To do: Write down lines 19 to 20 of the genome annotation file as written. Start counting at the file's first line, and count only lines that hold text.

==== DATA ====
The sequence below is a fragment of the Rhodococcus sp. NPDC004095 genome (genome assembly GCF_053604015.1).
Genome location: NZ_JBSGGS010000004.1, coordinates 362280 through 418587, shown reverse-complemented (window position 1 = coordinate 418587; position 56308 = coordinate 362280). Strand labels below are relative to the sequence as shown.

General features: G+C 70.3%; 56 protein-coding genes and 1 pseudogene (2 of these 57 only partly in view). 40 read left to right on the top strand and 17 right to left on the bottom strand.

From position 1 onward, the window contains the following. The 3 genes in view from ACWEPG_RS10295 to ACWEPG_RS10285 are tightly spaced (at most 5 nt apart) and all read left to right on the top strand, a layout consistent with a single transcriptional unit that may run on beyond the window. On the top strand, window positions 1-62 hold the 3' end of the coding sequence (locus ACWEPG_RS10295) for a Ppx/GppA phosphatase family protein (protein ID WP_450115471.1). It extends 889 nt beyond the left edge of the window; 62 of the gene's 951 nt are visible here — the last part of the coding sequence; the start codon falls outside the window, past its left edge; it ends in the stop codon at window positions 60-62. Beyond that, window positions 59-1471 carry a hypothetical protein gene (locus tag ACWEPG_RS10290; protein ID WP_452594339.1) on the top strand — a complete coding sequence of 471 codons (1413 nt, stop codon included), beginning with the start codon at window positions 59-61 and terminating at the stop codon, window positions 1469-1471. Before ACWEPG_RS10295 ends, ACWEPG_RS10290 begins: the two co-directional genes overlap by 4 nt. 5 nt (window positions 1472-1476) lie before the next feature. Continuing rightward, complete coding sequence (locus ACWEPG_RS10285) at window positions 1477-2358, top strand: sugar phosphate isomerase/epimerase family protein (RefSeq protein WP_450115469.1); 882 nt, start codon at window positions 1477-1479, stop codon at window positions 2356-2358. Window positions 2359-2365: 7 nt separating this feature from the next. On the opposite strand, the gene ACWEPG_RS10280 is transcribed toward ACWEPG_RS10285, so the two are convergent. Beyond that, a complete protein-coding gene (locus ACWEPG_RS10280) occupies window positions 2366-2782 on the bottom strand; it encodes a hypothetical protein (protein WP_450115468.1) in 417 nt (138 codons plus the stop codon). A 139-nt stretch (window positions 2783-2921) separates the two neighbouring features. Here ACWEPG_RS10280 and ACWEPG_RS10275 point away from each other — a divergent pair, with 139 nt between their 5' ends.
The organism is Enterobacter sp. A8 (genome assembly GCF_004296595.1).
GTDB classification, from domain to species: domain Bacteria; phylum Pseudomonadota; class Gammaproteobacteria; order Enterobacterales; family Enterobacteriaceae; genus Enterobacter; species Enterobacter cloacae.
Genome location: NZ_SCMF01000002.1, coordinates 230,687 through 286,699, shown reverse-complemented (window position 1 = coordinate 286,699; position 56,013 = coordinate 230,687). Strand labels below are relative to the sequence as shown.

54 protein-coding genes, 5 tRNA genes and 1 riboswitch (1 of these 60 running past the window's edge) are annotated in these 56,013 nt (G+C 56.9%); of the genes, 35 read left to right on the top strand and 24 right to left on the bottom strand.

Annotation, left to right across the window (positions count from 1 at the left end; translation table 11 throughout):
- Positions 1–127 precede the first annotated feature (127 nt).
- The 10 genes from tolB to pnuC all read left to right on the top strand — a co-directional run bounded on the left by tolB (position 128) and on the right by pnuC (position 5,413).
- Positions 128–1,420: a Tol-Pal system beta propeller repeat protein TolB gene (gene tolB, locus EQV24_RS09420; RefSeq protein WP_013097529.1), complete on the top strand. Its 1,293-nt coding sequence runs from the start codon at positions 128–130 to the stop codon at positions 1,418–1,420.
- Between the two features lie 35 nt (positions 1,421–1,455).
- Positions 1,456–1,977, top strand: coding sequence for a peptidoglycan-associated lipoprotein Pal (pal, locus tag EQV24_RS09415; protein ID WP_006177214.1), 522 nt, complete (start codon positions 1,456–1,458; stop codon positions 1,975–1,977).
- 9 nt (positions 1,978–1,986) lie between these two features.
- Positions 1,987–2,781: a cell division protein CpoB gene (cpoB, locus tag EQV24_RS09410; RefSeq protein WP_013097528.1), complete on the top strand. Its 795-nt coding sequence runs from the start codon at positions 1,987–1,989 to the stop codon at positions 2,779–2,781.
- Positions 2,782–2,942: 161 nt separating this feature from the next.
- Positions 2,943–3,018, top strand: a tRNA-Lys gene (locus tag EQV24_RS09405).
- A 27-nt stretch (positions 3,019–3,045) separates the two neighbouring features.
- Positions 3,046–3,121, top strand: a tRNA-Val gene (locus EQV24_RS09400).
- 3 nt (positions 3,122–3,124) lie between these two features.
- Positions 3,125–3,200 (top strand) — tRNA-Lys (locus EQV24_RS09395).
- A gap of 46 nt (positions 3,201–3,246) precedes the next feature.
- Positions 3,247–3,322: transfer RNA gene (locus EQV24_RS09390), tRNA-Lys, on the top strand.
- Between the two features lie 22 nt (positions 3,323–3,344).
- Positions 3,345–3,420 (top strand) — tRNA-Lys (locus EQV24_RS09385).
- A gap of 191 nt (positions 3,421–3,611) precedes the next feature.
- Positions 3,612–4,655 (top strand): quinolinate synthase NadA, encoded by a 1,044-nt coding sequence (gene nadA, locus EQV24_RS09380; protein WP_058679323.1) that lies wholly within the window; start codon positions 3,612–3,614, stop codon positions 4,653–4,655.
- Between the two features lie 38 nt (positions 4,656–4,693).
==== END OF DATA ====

- A 27-nt stretch (positions 3,019–3,045) separates the two neighbouring features.
- Positions 3,046–3,121, top strand: a tRNA-Val gene (locus EQV24_RS09400).